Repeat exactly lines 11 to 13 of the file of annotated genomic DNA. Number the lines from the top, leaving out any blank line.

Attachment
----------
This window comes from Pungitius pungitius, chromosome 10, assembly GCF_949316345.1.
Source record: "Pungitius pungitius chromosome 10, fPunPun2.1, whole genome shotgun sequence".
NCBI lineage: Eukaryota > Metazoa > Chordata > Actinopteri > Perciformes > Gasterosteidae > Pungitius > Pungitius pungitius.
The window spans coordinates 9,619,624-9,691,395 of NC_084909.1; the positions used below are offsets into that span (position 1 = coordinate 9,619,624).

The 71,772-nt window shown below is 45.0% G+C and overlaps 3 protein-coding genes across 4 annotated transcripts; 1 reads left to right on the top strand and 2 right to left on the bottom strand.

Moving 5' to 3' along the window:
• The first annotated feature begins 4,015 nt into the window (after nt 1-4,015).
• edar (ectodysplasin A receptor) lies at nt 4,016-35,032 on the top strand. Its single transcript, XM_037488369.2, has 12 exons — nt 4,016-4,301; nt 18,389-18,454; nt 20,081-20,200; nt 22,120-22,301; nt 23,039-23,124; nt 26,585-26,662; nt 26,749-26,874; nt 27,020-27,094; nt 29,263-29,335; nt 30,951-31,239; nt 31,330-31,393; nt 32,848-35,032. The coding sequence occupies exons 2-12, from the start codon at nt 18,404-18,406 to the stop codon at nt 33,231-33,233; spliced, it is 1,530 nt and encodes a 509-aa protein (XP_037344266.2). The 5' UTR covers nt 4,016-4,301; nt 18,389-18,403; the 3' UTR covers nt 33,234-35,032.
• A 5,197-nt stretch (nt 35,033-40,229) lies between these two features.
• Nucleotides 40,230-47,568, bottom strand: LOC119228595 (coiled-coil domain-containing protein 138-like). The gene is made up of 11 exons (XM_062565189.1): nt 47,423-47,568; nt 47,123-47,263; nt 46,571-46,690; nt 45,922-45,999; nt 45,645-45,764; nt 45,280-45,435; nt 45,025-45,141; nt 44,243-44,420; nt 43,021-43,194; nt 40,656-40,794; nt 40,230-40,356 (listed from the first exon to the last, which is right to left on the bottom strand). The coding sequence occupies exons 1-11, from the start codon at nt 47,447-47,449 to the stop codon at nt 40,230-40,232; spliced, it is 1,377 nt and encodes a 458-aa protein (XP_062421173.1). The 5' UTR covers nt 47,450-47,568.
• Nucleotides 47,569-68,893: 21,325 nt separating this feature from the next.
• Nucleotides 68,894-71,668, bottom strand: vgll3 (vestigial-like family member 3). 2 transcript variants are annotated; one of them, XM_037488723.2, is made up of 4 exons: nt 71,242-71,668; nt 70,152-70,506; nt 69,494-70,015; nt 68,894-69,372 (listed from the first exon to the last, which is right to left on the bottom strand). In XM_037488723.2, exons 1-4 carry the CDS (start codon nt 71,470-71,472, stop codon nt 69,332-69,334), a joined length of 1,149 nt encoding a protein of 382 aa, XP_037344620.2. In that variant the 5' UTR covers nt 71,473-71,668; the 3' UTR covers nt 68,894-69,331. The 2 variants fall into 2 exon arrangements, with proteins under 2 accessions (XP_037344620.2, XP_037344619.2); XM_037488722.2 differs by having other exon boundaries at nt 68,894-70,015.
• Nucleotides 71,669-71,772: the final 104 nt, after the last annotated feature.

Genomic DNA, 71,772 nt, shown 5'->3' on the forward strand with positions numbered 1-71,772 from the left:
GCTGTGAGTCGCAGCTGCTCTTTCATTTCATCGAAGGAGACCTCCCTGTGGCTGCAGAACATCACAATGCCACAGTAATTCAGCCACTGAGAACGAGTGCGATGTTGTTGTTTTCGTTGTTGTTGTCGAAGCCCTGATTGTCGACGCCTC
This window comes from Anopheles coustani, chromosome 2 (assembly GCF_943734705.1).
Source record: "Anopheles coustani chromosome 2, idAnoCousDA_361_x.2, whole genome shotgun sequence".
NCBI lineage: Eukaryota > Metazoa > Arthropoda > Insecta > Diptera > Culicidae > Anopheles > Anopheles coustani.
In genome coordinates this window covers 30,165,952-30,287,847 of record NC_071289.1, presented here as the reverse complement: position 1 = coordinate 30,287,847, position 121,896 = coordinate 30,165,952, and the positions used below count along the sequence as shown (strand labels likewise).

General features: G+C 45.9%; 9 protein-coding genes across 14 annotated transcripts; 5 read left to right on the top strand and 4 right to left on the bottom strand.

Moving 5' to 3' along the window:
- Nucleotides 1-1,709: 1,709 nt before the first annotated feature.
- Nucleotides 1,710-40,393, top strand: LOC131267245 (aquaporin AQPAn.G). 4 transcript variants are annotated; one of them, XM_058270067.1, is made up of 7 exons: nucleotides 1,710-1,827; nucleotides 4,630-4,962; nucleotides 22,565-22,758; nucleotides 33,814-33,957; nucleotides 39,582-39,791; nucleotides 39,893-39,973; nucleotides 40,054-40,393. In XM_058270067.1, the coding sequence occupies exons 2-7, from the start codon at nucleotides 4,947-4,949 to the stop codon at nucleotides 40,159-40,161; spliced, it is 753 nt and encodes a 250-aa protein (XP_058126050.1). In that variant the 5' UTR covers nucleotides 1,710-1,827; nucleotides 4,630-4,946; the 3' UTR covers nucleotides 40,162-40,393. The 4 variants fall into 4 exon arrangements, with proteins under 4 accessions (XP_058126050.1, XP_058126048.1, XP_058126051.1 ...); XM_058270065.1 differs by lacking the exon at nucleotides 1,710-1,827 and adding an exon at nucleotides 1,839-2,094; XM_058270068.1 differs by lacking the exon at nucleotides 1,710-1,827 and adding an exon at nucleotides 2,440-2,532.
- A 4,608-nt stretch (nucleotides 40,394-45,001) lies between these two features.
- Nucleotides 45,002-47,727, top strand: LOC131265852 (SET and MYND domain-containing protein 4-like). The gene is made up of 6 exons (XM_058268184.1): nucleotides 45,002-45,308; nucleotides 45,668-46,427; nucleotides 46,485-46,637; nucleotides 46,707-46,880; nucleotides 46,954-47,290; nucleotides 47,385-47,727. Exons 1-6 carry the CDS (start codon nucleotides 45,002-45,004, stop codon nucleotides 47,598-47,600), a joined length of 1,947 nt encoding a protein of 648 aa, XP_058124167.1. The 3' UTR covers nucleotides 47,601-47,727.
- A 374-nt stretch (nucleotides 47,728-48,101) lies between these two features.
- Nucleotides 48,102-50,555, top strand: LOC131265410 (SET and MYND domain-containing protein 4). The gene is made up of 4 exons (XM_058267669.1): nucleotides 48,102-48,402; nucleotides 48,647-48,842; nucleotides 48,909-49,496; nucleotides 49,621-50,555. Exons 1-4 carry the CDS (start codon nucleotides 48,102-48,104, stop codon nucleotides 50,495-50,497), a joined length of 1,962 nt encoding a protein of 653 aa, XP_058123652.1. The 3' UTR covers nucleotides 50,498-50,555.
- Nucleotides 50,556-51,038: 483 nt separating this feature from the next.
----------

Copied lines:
• Nucleotides 47,569-68,893: 21,325 nt separating this feature from the next.
• Nucleotides 68,894-71,668, bottom strand: vgll3 (vestigial-like family member 3). 2 transcript variants are annotated; one of them, XM_037488723.2, is made up of 4 exons: nt 71,242-71,668; nt 70,152-70,506; nt 69,494-70,015; nt 68,894-69,372 (listed from the first exon to the last, which is right to left on the bottom strand). In XM_037488723.2, exons 1-4 carry the CDS (start codon nt 71,470-71,472, stop codon nt 69,332-69,334), a joined length of 1,149 nt encoding a protein of 382 aa, XP_037344620.2. In that variant the 5' UTR covers nt 71,473-71,668; the 3' UTR covers nt 68,894-69,331. The 2 variants fall into 2 exon arrangements, with proteins under 2 accessions (XP_037344620.2, XP_037344619.2); XM_037488722.2 differs by having other exon boundaries at nt 68,894-70,015.
• Nucleotides 71,669-71,772: the final 104 nt, after the last annotated feature.